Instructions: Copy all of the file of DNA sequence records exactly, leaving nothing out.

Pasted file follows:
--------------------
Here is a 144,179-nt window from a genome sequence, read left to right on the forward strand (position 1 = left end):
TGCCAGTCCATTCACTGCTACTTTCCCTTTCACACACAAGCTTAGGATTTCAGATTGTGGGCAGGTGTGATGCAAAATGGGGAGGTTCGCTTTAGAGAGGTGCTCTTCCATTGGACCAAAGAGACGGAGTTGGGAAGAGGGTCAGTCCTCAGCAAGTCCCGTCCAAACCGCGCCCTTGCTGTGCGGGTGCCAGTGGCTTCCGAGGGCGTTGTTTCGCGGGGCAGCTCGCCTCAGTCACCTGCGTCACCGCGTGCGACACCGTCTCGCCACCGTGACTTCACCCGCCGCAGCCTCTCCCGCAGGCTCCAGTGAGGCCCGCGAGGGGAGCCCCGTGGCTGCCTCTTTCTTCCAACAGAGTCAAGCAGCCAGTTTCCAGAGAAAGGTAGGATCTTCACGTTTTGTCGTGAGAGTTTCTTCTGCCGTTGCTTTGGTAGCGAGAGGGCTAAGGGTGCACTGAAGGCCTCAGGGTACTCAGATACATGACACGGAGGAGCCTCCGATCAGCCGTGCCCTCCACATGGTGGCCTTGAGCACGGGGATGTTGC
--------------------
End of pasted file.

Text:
Here is a 144,179-nt window from a genome sequence, read left to right on the forward strand (position 1 = left end):
TGCCAGTCCATTCACTGCTACTTTCCCTTTCACACACAAGCTTAGGATTTCAGATTGTGGGCAGGTGTGATGCAAAATGGGGAGGTTCGCTTTAGAGAGGTGCTCTTCCATTGGACCAAAGAGACGGAGTTGGGAAGAGGGTCAGTCCTCAGCAAGTCCCGTCCAAACCGCGCCCTTGCTGTGCGGGTGCCAGTGGCTTCCGAGGGCGTTGTTTCGCGGGGCAGCTCGCCTCAGTCACCTGCGTCACCGCGTGCGACACCGTCTCGCCACCGTGACTTCACCCGCCGCAGCCTCTCCCGCAGGCTCCAGTGAGGCCCGCGAGGGGAGCCCCGTGGCTGCCTCTTTCTTCCAACAGAGTCAAGCAGCCAGTTTCCAGAGAAAGGTAGGATCTTCACGTTTTGTCGTGAGAGTTTCTTCTGCCGTTGCTTTGGTAGCGAGAGGGCTAAGGGTGCACTGAAGGCCTCAGGGTACTCAGATACATGACACGGAGGAGCCTCCGATCAGCCGTGCCCTCCACATGGTGGCCTTGAGCACGGGGATGTTGC